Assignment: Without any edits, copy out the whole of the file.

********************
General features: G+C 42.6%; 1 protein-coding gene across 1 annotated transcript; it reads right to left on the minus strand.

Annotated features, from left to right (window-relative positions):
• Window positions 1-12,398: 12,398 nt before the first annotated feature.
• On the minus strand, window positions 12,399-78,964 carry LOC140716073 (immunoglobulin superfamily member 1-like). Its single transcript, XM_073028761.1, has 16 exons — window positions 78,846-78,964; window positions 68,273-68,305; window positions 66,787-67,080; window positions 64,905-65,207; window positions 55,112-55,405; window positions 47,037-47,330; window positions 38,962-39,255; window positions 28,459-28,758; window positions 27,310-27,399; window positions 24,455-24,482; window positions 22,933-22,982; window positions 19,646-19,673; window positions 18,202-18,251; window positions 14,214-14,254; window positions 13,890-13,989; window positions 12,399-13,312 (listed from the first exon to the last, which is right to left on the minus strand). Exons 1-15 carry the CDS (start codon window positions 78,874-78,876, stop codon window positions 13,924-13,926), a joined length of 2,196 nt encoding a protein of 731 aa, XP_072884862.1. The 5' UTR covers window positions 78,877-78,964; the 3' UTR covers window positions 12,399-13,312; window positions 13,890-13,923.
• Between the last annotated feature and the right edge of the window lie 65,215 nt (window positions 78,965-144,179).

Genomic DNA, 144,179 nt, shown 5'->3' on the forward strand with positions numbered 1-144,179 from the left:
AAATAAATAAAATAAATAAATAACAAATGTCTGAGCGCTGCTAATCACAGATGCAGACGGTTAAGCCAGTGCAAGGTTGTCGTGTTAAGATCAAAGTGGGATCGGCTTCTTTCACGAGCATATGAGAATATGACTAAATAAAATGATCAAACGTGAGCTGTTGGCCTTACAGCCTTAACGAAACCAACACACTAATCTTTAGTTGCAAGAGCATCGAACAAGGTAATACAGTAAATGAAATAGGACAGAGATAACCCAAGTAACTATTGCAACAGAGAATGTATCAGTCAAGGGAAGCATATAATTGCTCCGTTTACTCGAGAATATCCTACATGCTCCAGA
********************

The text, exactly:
General features: G+C 42.6%; 1 protein-coding gene across 1 annotated transcript; it reads right to left on the minus strand.

Annotated features, from left to right (window-relative positions):
• Window positions 1-12,398: 12,398 nt before the first annotated feature.
• On the minus strand, window positions 12,399-78,964 carry LOC140716073 (immunoglobulin superfamily member 1-like). Its single transcript, XM_073028761.1, has 16 exons — window positions 78,846-78,964; window positions 68,273-68,305; window positions 66,787-67,080; window positions 64,905-65,207; window positions 55,112-55,405; window positions 47,037-47,330; window positions 38,962-39,255; window positions 28,459-28,758; window positions 27,310-27,399; window positions 24,455-24,482; window positions 22,933-22,982; window positions 19,646-19,673; window positions 18,202-18,251; window positions 14,214-14,254; window positions 13,890-13,989; window positions 12,399-13,312 (listed from the first exon to the last, which is right to left on the minus strand). Exons 1-15 carry the CDS (start codon window positions 78,874-78,876, stop codon window positions 13,924-13,926), a joined length of 2,196 nt encoding a protein of 731 aa, XP_072884862.1. The 5' UTR covers window positions 78,877-78,964; the 3' UTR covers window positions 12,399-13,312; window positions 13,890-13,923.
• Between the last annotated feature and the right edge of the window lie 65,215 nt (window positions 78,965-144,179).

Genomic DNA, 144,179 nt, shown 5'->3' on the forward strand with positions numbered 1-144,179 from the left:
AAATAAATAAAATAAATAAATAACAAATGTCTGAGCGCTGCTAATCACAGATGCAGACGGTTAAGCCAGTGCAAGGTTGTCGTGTTAAGATCAAAGTGGGATCGGCTTCTTTCACGAGCATATGAGAATATGACTAAATAAAATGATCAAACGTGAGCTGTTGGCCTTACAGCCTTAACGAAACCAACACACTAATCTTTAGTTGCAAGAGCATCGAACAAGGTAATACAGTAAATGAAATAGGACAGAGATAACCCAAGTAACTATTGCAACAGAGAATGTATCAGTCAAGGGAAGCATATAATTGCTCCGTTTACTCGAGAATATCCTACATGCTCCAGA